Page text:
May every son be worthy of his sire !
Fırm may she rise with generous disdain
At Tyranny's, or direr Pleasure's, chain !
Still self-dependent in her native shore,
Bold may she brave grim Danger's loudest roar,
Till Fate the curtain drops on worlds to be no more.
NATURE'S LAW HUMBLY INSCRIBED TO GAVIN HAMILTON, ESQ. “Great Nature spoke-observant man obey'd."— POPE.
LET other heroes boast their scars,
The marks of sturt and strife ;
And other poets sing of wars,
The plagues of human life:
Shame fa' the fun, wi' sword and gun,
To slap mankind like lumber!
I sing his name and nobler fame,
Wha multiplies our number.
Great Nature spoke, with air benign,
“Go on, ye human race!
This lower world I you resign;
Be fruitful and increase.
The liquid fire of strong desire
I've pour'd it in each bosom ;
Here, in this hand, does mankind stand,
And there is beauty's blossom !”
The hero of these artless strains,
A lowly bard was he,
Who sung his rhymes in Coila's plains,
With mickle mirth and glee;
Kind Nature's care had given his share
Large of the flaming current ;
And all devout, he never sought
He felt the powerful, high behest,
Thrill, vital, through and through ;
And sought a corresponding breast
To give obedience due :
Propititious Powers screen'd the young flowers
From mildews of abortion;
And lo! the bard, a great reward,
Has got a double portion !
Auld cantie Coil may count the day,
As annual it returns,
The third of Libra's equal sway,
That gave another Burns,
With future rhymes, and other times,
To emulate his sire ;
To sing auld Coil in nobler style,
With more poetic fire.
Ye powers of peace, and peaceful song,
Look down with gracious eyes ;
And bless auld Coila, large and long,
With multiplying joys ;
Lang may she stand to prop the land,
The flower of ancient nations ;
And Burnses spring, her fame to sing,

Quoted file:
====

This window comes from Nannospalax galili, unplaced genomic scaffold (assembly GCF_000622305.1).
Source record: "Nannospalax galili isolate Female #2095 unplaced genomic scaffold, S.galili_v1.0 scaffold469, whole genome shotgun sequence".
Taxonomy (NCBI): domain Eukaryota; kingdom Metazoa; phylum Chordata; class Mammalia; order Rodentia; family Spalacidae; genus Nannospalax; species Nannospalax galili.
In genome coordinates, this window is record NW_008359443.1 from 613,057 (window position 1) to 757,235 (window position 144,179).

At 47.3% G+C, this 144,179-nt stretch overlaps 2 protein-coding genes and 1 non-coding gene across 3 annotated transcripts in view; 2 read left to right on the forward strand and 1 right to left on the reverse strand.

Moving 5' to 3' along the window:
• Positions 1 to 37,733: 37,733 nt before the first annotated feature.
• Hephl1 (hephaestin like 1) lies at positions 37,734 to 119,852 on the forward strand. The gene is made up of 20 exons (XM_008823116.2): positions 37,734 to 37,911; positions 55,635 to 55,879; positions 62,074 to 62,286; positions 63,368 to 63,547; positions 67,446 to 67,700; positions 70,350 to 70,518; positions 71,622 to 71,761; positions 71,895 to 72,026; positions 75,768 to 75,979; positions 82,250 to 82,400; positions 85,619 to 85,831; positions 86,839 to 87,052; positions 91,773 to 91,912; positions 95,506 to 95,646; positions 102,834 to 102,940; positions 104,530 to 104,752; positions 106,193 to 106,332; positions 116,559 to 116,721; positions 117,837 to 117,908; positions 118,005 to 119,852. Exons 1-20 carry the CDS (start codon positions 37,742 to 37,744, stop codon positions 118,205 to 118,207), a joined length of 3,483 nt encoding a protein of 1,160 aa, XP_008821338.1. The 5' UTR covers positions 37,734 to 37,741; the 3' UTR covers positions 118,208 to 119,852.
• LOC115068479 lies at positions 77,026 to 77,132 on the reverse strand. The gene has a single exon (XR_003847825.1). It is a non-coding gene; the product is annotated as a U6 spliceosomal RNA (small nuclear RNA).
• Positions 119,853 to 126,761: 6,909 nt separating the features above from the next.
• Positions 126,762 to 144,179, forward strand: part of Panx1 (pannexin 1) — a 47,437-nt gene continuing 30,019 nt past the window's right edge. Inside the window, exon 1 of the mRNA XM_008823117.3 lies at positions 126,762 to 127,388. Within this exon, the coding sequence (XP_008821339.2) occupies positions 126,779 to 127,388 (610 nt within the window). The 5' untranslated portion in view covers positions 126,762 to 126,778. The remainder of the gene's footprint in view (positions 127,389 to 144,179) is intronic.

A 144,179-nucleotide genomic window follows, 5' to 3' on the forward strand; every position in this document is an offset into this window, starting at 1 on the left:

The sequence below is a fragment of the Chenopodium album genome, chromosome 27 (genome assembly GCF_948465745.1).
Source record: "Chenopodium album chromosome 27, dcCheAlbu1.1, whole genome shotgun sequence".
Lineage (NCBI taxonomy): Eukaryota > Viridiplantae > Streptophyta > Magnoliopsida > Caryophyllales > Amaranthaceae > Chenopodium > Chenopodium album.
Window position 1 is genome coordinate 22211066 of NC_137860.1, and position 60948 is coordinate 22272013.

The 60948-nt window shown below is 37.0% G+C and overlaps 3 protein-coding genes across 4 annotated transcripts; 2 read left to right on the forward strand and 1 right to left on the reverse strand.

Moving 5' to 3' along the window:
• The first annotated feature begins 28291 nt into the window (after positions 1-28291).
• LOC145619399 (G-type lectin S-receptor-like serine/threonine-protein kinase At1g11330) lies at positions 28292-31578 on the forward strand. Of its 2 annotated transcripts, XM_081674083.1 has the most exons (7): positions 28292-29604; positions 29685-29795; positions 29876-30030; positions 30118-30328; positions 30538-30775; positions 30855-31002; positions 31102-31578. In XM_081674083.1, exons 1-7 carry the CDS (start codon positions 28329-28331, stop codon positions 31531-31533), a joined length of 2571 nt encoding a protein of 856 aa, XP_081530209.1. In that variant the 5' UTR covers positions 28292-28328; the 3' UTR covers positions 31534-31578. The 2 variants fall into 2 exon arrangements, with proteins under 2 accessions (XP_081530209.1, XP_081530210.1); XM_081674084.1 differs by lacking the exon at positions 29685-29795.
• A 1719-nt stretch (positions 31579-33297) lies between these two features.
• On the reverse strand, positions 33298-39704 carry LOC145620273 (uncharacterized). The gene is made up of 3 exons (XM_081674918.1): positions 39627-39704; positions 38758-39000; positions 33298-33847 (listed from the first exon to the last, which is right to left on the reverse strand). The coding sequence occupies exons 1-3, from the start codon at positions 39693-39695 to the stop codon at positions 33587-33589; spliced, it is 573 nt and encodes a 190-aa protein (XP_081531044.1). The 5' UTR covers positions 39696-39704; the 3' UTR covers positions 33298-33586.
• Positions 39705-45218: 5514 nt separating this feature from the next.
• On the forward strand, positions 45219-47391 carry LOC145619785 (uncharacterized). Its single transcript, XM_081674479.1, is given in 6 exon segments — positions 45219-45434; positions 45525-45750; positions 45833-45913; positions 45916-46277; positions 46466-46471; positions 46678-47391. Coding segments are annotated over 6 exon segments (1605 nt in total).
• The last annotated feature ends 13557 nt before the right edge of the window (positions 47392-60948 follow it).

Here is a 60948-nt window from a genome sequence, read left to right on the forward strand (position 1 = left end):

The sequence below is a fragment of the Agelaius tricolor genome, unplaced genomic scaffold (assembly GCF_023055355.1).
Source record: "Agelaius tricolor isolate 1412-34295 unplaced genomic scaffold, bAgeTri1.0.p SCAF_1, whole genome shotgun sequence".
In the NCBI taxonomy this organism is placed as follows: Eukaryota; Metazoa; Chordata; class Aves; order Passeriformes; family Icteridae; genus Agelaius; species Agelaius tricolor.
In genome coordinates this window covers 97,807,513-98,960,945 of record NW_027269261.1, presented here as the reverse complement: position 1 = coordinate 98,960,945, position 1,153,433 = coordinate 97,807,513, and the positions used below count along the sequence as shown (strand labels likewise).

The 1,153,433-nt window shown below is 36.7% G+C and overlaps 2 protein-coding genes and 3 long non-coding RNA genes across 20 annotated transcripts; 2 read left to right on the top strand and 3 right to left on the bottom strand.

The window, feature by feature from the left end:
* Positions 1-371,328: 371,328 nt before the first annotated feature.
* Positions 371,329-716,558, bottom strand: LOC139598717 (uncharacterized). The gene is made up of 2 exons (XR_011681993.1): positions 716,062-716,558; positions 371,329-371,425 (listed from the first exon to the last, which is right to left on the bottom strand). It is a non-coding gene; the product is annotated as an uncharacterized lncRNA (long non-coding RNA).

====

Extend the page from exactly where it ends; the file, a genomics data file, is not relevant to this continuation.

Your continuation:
To endless generations !
WRITTEN ON A MARBLE SIDEBOARD IN THE HERMITAGE BELONGING TO
THE DUKE OF ATHOLE, IN THE WOOD OF ABERFELDY.
These lines were first printed by Peter Buchan, himself a poet and enthusi.
astic collector of Ancient Ballad Lore. They are accepted as genuine.
WHOE'ER thou art, these lines now reading,
Think not, though from the world receding,
I joy my lonely days to lead in
This desert drear;
That fell remorse, a conscience bleeding,
Hath led me here.
No thought of guilt my bosom sours ;
Free-wili'd I fed from courtly bowers ;
For well I saw in halls and towers
That lust and pride,
The arch-fiend's dearest, darkest powers,
In state preside.
I saw mankind with vice incrusted ;
I saw that Honour's sword was rusted ;
That few for aught but folly lusted ;
That he was still deceived who trusted
To love or friend;
And hither came, with men disgusted,
My life to end.
In this lone cave, in garments lowly,
Alike a foe to noisy folly,
And brow-bent gloomy melancholy,
I wear away
My life, and in my office holy
Consume the day.
This rock my shield, when storms are blowing ;
The limpid streamlet yonder flowing
Supplying drink, the earth bestowing
My simple food;
But few enjoy the calm I know in
This desert wood.
Content and comfort bless me more in
This grot than e'er I felt before in
A palace—and with thoughts still soaring
To God on high,
Each night and morn, with voice imploring,
This wish I sigh-
“Let me, O Lord ! from life retire,
Unknown each guilty worldly fire,
Remorse's throb, or loose desire ;
And when I die,
Let me in this belief expire-
To God I fly.”
Stranger, if full of youth and riot,
And yet no grief has marr'd thy quiet,
Thou haply throw'st a
cornful eye at
The hermit's prayer ;
But if thou hast good cause to sigh at
Thy fault or care ;
If thou hast known false love's vexation,
Or hast been exiled from thy nation,
Or guilt affrights thy contemplation,
And makes thee pine,
Oh! how must thou lament thy station,
And envy mine!
SKETCH OF A CHARACTER. This fragment,” says Burns to Dugald Stewart, “I have not shown to man living till I now send it to you. It forms the postulata, the axioms, the uefinition of a character, which, if it appear at all, shall be placed in a variety of lights. This particular part I send you merely as a sample of my hand at portrait-sketohing."
A LITTLE, upright, pert, tart, tripping wight,
And still his precious self his dear delight: